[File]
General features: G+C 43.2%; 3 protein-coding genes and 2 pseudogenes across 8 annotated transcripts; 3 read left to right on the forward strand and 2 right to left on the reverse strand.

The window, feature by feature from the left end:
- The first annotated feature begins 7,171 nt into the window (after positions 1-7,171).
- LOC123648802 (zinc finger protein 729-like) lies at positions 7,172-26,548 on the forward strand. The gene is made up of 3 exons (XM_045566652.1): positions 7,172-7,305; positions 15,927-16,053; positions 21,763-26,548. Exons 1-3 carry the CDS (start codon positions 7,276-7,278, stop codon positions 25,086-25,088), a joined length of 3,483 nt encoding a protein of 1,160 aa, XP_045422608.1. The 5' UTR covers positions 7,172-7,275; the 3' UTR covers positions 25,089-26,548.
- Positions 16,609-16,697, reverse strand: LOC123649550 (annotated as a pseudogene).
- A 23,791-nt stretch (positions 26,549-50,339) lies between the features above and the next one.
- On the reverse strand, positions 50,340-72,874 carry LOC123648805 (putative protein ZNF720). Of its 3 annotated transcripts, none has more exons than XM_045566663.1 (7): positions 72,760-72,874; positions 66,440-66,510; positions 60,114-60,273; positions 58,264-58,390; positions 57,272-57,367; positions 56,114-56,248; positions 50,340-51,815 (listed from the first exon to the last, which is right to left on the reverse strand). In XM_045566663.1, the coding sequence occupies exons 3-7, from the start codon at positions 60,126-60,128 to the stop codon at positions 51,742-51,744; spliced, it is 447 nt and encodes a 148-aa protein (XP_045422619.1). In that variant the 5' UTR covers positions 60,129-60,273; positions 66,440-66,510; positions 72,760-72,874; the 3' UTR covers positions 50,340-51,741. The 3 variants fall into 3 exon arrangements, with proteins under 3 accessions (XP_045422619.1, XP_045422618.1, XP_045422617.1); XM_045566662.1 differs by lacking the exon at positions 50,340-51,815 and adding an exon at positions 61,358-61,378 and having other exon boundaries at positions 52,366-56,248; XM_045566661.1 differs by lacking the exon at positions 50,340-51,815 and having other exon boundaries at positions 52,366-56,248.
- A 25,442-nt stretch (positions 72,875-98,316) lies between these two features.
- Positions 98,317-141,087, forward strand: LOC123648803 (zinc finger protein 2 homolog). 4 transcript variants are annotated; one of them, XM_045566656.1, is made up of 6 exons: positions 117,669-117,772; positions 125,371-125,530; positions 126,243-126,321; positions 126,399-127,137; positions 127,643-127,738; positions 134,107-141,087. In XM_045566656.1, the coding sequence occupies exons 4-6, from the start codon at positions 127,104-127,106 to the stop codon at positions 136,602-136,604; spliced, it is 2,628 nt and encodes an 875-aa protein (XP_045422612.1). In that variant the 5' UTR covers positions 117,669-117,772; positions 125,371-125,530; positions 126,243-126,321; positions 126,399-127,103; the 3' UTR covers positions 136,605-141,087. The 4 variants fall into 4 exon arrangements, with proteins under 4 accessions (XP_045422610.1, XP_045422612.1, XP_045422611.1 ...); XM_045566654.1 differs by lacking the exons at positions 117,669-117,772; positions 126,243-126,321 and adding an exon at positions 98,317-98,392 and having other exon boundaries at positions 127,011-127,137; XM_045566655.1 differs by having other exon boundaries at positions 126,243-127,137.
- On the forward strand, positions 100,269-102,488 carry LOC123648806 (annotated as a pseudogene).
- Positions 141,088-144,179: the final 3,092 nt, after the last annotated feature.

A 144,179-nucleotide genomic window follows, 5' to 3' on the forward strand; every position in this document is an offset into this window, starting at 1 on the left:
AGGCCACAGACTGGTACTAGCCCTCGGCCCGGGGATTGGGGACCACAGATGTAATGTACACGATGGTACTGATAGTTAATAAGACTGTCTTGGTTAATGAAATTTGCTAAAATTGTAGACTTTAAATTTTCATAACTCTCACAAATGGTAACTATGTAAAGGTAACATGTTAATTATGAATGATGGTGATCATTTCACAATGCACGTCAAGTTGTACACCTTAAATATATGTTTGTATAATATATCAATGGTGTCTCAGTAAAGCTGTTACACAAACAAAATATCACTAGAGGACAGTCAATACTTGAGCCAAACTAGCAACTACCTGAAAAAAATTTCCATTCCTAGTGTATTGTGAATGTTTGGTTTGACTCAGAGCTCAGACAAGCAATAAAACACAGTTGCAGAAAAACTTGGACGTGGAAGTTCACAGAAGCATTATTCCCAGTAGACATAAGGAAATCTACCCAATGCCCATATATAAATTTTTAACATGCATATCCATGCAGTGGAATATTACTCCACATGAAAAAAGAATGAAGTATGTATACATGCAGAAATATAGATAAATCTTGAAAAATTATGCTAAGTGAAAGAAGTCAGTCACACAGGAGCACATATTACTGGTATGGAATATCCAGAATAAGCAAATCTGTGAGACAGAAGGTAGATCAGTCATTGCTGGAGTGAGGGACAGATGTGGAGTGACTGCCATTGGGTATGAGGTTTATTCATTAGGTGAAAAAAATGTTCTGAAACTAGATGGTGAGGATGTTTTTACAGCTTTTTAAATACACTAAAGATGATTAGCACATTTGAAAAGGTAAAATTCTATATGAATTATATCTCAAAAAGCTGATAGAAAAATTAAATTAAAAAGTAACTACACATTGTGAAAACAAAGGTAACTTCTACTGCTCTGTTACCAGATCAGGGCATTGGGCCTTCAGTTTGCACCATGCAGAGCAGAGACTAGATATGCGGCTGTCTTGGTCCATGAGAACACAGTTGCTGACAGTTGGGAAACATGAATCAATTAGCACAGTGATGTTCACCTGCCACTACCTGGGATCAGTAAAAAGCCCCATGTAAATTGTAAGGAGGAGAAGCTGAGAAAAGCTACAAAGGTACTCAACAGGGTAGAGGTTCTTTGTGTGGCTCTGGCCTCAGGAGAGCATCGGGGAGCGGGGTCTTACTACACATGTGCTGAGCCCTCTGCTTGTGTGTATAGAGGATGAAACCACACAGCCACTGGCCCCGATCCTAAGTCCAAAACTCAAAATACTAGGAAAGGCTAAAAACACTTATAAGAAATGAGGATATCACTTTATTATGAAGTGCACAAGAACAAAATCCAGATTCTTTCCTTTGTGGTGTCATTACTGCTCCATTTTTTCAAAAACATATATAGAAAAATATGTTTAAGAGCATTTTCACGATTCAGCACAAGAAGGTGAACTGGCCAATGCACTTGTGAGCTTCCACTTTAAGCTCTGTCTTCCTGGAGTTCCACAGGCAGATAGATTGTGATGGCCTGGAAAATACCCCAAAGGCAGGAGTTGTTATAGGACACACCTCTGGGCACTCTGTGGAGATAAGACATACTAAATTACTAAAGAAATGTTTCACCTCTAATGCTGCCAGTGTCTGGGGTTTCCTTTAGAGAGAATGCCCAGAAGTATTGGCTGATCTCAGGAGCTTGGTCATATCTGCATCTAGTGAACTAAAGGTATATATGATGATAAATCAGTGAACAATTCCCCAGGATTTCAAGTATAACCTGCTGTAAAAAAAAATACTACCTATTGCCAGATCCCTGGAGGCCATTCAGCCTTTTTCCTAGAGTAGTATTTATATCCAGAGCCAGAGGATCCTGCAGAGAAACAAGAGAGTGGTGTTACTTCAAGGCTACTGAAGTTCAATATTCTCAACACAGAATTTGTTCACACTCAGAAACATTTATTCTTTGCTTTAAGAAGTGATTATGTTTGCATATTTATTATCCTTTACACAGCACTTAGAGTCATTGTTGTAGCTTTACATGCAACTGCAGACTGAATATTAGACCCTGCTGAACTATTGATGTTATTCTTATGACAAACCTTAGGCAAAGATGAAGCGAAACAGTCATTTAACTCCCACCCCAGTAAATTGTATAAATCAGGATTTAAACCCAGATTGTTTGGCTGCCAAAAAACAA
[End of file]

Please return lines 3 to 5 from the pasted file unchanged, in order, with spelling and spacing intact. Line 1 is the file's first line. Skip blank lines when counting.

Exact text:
- The first annotated feature begins 7,171 nt into the window (after positions 1-7,171).
- LOC123648802 (zinc finger protein 729-like) lies at positions 7,172-26,548 on the forward strand. The gene is made up of 3 exons (XM_045566652.1): positions 7,172-7,305; positions 15,927-16,053; positions 21,763-26,548. Exons 1-3 carry the CDS (start codon positions 7,276-7,278, stop codon positions 25,086-25,088), a joined length of 3,483 nt encoding a protein of 1,160 aa, XP_045422608.1. The 5' UTR covers positions 7,172-7,275; the 3' UTR covers positions 25,089-26,548.
- Positions 16,609-16,697, reverse strand: LOC123649550 (annotated as a pseudogene).